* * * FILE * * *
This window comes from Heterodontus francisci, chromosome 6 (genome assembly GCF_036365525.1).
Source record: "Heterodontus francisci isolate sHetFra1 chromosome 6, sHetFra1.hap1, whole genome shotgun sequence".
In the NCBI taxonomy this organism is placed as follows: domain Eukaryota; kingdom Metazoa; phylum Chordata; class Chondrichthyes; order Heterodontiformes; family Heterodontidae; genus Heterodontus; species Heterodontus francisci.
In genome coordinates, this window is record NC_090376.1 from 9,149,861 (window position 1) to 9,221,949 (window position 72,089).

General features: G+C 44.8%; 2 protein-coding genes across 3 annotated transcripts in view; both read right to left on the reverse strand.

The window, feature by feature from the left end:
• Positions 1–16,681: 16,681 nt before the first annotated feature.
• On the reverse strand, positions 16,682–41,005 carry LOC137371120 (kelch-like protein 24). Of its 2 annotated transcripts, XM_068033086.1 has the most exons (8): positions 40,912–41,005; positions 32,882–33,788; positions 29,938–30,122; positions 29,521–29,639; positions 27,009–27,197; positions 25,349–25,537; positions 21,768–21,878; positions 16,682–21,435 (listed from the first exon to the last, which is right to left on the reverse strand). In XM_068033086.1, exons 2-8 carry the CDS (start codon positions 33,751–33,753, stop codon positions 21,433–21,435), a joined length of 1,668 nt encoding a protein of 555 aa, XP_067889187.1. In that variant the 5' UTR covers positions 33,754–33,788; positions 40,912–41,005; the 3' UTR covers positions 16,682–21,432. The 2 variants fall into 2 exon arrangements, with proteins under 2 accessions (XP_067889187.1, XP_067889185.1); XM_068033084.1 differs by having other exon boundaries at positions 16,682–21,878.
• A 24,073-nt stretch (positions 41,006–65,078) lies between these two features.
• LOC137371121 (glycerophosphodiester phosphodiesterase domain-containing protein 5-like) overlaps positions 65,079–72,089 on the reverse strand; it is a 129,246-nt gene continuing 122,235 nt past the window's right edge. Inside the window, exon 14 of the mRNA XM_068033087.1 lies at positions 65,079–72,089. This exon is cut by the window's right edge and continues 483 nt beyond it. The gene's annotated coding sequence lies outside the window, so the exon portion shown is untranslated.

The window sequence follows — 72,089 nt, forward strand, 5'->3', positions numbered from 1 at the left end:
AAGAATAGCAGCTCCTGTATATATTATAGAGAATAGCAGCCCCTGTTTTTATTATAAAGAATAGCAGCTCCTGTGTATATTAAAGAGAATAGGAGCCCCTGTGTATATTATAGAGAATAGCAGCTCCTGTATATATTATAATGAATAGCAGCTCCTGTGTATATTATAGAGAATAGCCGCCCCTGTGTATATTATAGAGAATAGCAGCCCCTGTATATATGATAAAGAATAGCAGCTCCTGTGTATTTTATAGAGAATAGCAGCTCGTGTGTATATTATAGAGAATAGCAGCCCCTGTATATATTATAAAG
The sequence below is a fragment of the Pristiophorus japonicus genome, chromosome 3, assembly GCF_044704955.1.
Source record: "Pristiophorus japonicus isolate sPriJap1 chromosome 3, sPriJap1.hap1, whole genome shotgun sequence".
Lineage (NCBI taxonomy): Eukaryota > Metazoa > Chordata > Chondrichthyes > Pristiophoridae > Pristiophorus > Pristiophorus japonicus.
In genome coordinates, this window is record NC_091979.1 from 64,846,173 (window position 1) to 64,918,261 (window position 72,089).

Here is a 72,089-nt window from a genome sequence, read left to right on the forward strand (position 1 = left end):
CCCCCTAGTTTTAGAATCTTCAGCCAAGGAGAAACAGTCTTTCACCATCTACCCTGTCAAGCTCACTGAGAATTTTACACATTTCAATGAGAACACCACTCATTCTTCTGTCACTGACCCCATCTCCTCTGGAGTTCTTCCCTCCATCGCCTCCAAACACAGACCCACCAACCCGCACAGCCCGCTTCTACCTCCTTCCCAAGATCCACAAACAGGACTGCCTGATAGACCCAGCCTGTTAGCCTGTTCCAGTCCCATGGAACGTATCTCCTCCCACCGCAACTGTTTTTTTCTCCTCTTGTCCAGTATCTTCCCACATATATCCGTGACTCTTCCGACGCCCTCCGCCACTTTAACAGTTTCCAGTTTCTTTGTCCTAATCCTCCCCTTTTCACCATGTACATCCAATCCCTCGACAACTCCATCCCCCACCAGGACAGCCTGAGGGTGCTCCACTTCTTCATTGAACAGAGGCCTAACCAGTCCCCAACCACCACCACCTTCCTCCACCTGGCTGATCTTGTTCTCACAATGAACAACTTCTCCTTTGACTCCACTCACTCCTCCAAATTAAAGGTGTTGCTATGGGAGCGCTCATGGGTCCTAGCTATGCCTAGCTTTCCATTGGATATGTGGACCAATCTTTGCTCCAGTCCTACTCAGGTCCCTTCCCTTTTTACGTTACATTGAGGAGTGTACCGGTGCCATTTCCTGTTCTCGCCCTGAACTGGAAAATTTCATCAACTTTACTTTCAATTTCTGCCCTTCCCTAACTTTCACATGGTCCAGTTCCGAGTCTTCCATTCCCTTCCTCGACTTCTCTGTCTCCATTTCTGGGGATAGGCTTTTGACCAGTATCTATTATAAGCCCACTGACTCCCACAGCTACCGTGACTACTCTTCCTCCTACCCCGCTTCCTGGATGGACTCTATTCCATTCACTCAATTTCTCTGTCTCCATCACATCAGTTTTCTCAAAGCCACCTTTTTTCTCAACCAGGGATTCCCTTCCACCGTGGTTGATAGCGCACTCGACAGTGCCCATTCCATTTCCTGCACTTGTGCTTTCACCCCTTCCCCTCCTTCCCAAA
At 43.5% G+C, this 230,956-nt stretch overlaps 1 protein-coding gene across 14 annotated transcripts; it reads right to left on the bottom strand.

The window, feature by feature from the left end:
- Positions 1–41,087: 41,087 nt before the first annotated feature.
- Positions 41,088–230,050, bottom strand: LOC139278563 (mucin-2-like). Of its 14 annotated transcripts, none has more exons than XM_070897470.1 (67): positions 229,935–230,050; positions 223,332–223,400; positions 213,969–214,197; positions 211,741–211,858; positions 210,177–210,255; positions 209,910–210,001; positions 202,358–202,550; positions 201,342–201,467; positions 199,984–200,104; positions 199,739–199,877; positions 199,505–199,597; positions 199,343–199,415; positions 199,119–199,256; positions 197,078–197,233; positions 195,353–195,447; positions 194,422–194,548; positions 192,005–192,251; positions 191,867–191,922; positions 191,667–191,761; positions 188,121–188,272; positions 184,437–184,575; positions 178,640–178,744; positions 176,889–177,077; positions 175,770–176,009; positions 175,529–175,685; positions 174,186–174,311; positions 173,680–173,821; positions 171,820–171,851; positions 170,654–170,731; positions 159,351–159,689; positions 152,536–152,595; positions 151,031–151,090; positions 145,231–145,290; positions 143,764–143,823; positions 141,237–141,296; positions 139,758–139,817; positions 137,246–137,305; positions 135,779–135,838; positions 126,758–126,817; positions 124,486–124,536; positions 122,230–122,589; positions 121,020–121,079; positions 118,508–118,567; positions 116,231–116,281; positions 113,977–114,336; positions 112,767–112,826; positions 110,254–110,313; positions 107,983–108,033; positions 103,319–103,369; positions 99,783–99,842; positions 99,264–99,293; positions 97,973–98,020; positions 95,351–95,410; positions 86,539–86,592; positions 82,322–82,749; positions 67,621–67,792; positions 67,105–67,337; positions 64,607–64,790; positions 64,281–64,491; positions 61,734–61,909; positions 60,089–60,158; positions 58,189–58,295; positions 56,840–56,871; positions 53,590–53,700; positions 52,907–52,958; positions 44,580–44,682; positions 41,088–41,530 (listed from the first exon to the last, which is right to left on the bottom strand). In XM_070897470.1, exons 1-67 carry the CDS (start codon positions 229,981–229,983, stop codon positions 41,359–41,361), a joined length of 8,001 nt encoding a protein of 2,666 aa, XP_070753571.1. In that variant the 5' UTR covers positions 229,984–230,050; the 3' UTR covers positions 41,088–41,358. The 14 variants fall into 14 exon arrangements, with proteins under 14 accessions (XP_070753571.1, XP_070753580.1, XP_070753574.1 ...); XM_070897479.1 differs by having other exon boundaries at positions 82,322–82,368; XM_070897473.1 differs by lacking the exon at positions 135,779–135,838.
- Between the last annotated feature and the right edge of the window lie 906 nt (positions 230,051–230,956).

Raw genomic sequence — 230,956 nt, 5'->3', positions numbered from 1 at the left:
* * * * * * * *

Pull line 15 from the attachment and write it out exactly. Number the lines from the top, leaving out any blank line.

Lineage (NCBI taxonomy): Eukaryota > Metazoa > Chordata > Chondrichthyes > Pristiophoridae > Pristiophorus > Pristiophorus japonicus.